Young at heart
“I like your hair,” said a visitor at the hospital when I passed in a trolley on the way to the X-ray department, straight from my bed with hairstyle Beaufort #12. She recognized me from the televised procedure of my implant in the Netherlands.
“It is a pioneering operation,” said the reporter who had filmed the entire operation and interviewed my cardiologist, who said, “From now on, this new generation of implantable cardiac defibrillators will completely change the treatment of sudden cardiac arrest.”
“You are a celebrity, Jeanlejean,” said my wife who was grateful that I was so optimistic and full of confidence after the operation.
Not long before, I had refused to have an ICD for my weakened heart, of which the pump capacity is about 25% of what it should be because of a condition called cardiomyopathy. “Not for me,” I thought. “Wires through my veins into my heart just didn’t sound good to me.” I preferred sudden death above the risks of such an operation, although my family and friends thought I had gone crazy. “Thousands of people have one and nobody cares,” they said. This decision affected me for months influencing my mood and made me a bit depressed, although I tried to keep smiling.
That summer I sailed the North Sea in my Hallberg Rassy and was completely at peace with the situation. Then, the unbelievable happened. After a stormy sailing trip to England, I was called again by the hospital in Nieuwegein to discuss an alternative for my condition. A new Cameron Health S-ICD had become available that didn’t require any wires through my veins or in my heart. All that was required was one wire across my chest just under the skin attached to the S-ICD implanted on my side.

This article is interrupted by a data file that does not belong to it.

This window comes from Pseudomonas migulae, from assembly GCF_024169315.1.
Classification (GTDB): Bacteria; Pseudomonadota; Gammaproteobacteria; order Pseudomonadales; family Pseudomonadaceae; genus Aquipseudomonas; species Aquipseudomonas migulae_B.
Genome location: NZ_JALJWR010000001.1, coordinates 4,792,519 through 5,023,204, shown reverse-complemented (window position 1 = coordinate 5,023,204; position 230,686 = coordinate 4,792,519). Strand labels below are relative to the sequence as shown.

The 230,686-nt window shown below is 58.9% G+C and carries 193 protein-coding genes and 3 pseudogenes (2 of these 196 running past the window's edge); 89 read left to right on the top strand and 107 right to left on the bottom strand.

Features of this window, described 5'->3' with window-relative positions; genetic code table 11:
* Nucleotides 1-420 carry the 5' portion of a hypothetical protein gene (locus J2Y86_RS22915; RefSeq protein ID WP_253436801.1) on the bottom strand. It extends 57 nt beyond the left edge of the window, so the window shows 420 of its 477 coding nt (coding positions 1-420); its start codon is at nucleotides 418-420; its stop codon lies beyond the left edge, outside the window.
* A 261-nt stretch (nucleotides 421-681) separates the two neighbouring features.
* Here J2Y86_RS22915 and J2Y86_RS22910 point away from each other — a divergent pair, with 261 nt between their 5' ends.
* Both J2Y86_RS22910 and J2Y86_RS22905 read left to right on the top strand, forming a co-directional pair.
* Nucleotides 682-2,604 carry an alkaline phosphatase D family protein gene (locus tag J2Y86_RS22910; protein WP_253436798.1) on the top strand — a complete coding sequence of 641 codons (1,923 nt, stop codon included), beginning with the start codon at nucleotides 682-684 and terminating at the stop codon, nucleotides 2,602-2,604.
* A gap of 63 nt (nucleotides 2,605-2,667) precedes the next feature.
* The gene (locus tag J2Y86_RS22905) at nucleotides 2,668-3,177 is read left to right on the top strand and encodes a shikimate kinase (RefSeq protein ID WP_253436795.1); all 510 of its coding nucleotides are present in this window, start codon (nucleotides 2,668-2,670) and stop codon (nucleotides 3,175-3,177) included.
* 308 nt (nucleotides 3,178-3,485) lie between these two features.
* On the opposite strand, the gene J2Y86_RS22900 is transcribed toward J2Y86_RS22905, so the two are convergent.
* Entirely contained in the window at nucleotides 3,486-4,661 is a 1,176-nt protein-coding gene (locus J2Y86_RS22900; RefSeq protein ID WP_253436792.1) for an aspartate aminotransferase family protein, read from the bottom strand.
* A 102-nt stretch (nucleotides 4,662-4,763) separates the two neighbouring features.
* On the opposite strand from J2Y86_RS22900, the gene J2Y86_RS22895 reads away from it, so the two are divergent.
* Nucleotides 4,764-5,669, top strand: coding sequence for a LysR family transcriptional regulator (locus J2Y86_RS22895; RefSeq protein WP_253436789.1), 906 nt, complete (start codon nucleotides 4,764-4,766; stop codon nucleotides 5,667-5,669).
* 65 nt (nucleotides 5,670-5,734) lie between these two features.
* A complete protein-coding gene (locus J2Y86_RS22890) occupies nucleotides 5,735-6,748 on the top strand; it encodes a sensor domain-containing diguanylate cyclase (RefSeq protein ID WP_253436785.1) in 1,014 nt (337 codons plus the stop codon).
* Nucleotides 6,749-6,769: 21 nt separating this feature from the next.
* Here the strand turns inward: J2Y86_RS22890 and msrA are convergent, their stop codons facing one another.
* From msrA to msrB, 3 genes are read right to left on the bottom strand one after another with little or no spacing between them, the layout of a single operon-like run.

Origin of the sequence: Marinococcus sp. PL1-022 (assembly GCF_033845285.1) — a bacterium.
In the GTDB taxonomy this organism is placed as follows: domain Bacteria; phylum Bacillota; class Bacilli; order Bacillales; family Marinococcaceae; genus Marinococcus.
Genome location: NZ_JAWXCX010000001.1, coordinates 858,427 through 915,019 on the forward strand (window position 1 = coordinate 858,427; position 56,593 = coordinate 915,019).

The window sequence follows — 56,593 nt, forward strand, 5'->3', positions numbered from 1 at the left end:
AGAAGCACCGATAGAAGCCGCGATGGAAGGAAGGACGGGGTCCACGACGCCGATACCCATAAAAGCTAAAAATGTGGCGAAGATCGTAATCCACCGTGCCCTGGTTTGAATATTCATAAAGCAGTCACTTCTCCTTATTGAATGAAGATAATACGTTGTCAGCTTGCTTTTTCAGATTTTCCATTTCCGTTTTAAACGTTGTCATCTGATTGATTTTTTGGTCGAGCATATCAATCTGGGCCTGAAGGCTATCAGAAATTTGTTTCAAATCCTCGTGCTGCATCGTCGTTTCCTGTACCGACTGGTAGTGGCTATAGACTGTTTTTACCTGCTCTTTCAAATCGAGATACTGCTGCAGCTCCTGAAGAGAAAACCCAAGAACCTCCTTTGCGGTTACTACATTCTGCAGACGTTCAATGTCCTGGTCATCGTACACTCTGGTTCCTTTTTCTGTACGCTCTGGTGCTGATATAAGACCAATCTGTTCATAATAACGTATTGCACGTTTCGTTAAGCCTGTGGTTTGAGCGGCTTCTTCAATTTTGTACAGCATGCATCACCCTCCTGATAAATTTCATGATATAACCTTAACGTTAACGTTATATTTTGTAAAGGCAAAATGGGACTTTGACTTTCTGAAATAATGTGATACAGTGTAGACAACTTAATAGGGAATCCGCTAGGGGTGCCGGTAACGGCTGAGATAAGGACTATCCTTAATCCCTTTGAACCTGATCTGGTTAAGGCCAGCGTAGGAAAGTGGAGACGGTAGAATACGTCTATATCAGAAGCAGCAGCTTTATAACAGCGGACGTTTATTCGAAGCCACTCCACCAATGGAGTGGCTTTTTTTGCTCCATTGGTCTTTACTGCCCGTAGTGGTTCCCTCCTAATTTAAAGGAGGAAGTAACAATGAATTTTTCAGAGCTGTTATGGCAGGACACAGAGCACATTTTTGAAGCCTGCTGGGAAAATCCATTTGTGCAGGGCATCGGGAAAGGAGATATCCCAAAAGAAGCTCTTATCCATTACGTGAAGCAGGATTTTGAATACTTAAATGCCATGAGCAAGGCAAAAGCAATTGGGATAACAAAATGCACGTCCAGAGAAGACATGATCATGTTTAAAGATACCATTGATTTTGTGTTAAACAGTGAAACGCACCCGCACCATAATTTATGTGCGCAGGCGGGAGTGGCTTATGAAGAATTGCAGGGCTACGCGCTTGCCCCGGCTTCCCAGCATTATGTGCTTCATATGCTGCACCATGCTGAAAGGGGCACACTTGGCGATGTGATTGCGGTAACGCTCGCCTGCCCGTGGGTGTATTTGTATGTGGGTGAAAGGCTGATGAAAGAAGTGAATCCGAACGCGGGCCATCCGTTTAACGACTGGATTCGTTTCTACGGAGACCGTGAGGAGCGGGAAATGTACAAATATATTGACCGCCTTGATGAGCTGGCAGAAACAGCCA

Alas, I had no objection whatsoever and was really very very happy with the opportunity. Also, being one of the first patients to receive this device since commercial release in the Netherlands, physician Lucas Boersma, who would do the implantation of the S-ICD asked, “Do you mind if the press and television cover your procedure?”
The day of the operation I had washed myself in the ice cold and crystal clear water of a little stream next to our house as I used to do every morning. Back from the hospital I took up that routine the same day, being careful of course not to get the operation wounds wet. Soon, I was able to resume swimming in a lake nearby and went sailing again. I even contemplated changing the name of my boat to Cameron but that would have asked for problems. Ship’s names must remain the same throughout their life to avoid mischief and bad luck. Thus, same ship, same name.
I shall also stick to my name as long as I live. My heart may be weaker than it should be but I am sure that faith and optimism will keep me going for a while. Not in the least by the thought that I carry with me an automatic implantable defibrillator, which may give me some extra time to live. The S-ICD feels already like a part of my body, and I have more confidence in life and in the future.
Note: Testimonials reflect individual experiences. Not every person will have the same or a similar experience. Talk to your physician about your treatment options. Information on this site should not be used as a substitute for talking with your physician.